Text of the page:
Good friends and family members help each other out. Everybody needs a hand once in a while, and no one is an island. Without a doubt, giving and receiving are a normal part of healthy relationships. But is it possible to have too much of a good thing? Yes. When people help time and time again, they may be doing more harm than good. They may be codependent.
Consider Stacy’s situation. Helping is what she does best. Stacy has, what she considers to be a special sixth-sense: she can foresee what her family members and friends need, then she takes care of it, sometimes before they even know about it. Take her husband, Bob. Stacy would do anything for Bob. She knows that everybody has problems, but theirs are manageable. Bob is a spender. He has a new truck, jet skis, a projector so he does not miss a single big game. Stacy and Bob are in debt tens of thousands of dollars, but everything is fine, Stacy tells herself. She drives an older car and has picked up extra hours at work to make their monthly payments. Stacy does not even like watching sports or water activities. She feels a little resentment here and there, but Stacy tells herself, “it’s all worth it to see Bob so happy.”
Stacy, without questions, feels deep affection for Bob, but her actions are not benefitting herself or Bob. In fact, Stacy may be hurting, and she may be codependent.
When people sacrifice their own well-being to help, or when their help shields a loved one from natural consequences, they may not actually be helping. Their actions may be enabling another person’s irresponsible behavior.
The therapists at Lehigh Valley Counselors know that it is hard to help without enabling, and many people have crossed from healthy support into unhealthy codependency. We provide counseling for codependency because we want to see our clients in relationships where their well-being is prioritized.
People who struggle with codependency usually seek out relationships with others who have a history of careless behavior or addiction or vulnerability. Codependent people then compensate for their loved one in some way that makes them feel valued or needed. Codependents usually prioritize another’s care over their own, and they respond with resentment when their sacrifice is not acknowledged.
Codependent people usually experience deep and acute insecurity, shame, and passivity that fuels their behavior. They may convince themselves that fixing other people will lead to love, acceptance, and competency. The problem is that it never works. Relationships are not proving grounds for one’s self-worth. Trying to fix another person does not result in personal healing.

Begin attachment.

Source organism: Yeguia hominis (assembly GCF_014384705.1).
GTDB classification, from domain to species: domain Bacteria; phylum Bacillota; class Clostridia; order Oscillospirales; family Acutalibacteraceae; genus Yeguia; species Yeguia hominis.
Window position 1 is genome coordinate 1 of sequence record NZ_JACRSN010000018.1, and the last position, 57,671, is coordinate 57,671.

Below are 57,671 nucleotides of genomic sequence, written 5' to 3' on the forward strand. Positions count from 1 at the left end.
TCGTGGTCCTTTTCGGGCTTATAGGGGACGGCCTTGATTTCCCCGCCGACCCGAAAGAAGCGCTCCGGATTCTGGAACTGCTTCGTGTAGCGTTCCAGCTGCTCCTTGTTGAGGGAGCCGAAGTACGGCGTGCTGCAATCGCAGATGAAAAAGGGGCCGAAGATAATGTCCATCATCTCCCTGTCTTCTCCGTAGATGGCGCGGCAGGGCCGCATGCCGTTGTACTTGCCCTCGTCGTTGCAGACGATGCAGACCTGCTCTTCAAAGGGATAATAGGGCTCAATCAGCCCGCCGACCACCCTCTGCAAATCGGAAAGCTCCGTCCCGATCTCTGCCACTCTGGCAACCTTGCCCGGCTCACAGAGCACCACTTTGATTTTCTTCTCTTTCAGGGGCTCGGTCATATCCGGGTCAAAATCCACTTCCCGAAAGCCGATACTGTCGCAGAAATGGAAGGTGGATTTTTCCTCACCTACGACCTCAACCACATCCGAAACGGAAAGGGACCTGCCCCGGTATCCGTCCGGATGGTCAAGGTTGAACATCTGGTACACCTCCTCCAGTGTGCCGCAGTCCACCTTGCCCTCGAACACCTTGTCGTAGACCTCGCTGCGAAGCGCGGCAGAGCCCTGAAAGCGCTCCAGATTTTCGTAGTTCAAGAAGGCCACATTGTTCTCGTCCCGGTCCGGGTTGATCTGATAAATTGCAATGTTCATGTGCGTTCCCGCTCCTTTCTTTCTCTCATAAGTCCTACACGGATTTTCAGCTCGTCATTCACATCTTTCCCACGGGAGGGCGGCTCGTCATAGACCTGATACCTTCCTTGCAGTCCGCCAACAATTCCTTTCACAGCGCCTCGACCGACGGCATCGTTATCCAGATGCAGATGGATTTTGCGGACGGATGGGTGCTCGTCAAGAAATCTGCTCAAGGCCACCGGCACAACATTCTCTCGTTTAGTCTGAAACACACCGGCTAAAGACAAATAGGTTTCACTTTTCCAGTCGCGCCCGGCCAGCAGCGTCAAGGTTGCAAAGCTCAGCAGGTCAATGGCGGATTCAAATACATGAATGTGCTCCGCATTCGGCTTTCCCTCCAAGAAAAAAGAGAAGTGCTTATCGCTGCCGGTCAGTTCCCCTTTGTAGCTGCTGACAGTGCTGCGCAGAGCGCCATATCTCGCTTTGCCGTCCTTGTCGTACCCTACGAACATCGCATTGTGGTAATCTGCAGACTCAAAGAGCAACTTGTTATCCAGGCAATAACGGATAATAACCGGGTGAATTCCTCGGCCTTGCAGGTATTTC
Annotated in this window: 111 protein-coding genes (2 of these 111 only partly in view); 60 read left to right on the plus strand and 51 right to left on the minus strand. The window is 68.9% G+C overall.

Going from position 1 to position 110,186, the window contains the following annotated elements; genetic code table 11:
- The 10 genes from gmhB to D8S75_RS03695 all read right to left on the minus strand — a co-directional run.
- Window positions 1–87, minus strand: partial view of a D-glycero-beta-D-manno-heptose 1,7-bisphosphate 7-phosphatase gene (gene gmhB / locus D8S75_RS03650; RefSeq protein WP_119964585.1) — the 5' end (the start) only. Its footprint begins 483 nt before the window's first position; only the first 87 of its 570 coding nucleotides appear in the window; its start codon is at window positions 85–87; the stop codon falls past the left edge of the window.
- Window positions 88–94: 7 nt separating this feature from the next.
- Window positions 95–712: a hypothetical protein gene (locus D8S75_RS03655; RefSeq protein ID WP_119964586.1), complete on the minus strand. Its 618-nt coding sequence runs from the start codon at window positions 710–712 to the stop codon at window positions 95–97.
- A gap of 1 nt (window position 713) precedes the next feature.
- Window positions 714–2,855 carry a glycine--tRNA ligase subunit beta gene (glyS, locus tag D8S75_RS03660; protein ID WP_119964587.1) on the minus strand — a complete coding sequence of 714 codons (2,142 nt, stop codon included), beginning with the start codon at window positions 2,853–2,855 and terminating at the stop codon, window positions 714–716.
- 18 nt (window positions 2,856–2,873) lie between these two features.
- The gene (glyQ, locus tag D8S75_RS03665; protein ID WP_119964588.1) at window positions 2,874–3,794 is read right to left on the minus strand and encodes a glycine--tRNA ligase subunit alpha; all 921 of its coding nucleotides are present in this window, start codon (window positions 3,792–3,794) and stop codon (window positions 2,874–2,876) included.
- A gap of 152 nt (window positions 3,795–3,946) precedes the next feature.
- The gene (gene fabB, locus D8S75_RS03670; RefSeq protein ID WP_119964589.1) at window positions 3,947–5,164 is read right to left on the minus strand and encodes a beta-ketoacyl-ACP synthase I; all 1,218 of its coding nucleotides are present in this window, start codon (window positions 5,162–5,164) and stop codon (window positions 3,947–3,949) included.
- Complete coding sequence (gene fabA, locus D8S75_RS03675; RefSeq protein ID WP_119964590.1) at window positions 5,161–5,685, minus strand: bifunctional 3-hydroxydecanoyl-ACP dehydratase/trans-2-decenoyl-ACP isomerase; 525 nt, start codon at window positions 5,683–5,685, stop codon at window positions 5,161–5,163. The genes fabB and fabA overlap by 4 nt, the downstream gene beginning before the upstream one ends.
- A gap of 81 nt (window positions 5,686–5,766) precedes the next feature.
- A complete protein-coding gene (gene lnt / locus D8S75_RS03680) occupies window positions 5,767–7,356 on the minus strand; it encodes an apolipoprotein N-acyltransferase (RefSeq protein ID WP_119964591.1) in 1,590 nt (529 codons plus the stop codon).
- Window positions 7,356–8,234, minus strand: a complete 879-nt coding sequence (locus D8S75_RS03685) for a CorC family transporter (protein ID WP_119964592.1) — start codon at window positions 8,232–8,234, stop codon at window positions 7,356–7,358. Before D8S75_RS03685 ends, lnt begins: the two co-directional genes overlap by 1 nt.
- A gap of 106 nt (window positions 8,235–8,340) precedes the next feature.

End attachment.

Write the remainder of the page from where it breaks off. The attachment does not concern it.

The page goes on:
Instead, codependents often find themselves in cycles where their loved one depends upon them more and more. In return, they compensate more and more. In the process, codependent people grow resentful, instead of feeling loved and fulfilled.
At first glance, many codependent behaviors appear generous and kind, but on closer look, they are unhealthy. Here are a few signs of codependent behavior:
- Communication challenges:Codependent people often have difficulty talking about their own needs, thoughts, and feelings—especially if these may upset their loved one.
- Low self-esteem:Feelings of shame, inadequacy, and incompetency are often deep-seated within codependent people and fuel their need to prove themselves through how helpful they are.
- Dependency:The famous song lyrics perfectly illustrate codependency’s top relational value, “want you to want me. I need you to need me.” Codependent people often confuse feeling needed with feeling loved.
- People-pleasing tendencies:Codependent people feel responsible for other people’s feelings. They usually want to ensure that their loved ones are happy and never experience emotions such as anger, frustration, or boredom.
- Caretaking:Individuals with codependency usually fuse their identity with being a caretaker. They may see their loved one’s needs coming and act before their loved one even knows about the problem. When someone refuses their help, codependents often take it as a personal rejection.
- No/weak boundaries:Saying, “yes,” when your heart says, “no,” is the recipe for stress, and codependent people have a hard time saying, “no.” Even when their own financial, emotional, or physical health is in jeopardy, they have a hard time declining a request.
Denial: Codependent people often have serious relational and mental health problems, but they distract themselves by focusing on others. Instead of working on their own problems, they deny and minimize areas in their own lives where they need healing or improvement.
Therapy for Codependency
Do some of these codependent behaviors sound familiar to you? If so, know that people can change. Lehigh Valley Counselors offers therapy for codependency because we love seeing our clients learn to relate in healthier ways.
When you schedule therapy at Lehigh Valley Counselors, you may see your new counselor the following day. We do not have a waitlist—so you will never be put on one, and we offer weekend and evening appointments. We also work with many different insurance companies.
If you are ready to make changes within your relationships, we are ready to help. Call Lehigh Valley Counselors today for a codependency appointment.